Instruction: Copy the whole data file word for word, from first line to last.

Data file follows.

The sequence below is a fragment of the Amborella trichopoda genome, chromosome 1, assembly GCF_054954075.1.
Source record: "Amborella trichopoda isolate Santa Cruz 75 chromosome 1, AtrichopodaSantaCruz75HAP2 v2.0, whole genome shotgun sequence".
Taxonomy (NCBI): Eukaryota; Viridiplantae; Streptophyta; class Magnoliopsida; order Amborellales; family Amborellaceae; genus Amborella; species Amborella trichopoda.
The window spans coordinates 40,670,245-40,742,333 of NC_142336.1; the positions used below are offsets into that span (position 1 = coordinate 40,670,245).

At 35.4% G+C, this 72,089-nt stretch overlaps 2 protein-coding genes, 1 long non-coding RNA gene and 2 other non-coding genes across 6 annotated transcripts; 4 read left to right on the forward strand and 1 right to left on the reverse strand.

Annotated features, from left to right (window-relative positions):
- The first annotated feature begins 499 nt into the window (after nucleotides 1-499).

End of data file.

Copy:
The sequence below is a fragment of the Amborella trichopoda genome, chromosome 1, assembly GCF_054954075.1.
Source record: "Amborella trichopoda isolate Santa Cruz 75 chromosome 1, AtrichopodaSantaCruz75HAP2 v2.0, whole genome shotgun sequence".
Taxonomy (NCBI): Eukaryota; Viridiplantae; Streptophyta; class Magnoliopsida; order Amborellales; family Amborellaceae; genus Amborella; species Amborella trichopoda.
The window spans coordinates 40,670,245-40,742,333 of NC_142336.1; the positions used below are offsets into that span (position 1 = coordinate 40,670,245).

At 35.4% G+C, this 72,089-nt stretch overlaps 2 protein-coding genes, 1 long non-coding RNA gene and 2 other non-coding genes across 6 annotated transcripts; 4 read left to right on the forward strand and 1 right to left on the reverse strand.

Annotated features, from left to right (window-relative positions):
- The first annotated feature begins 499 nt into the window (after nucleotides 1-499).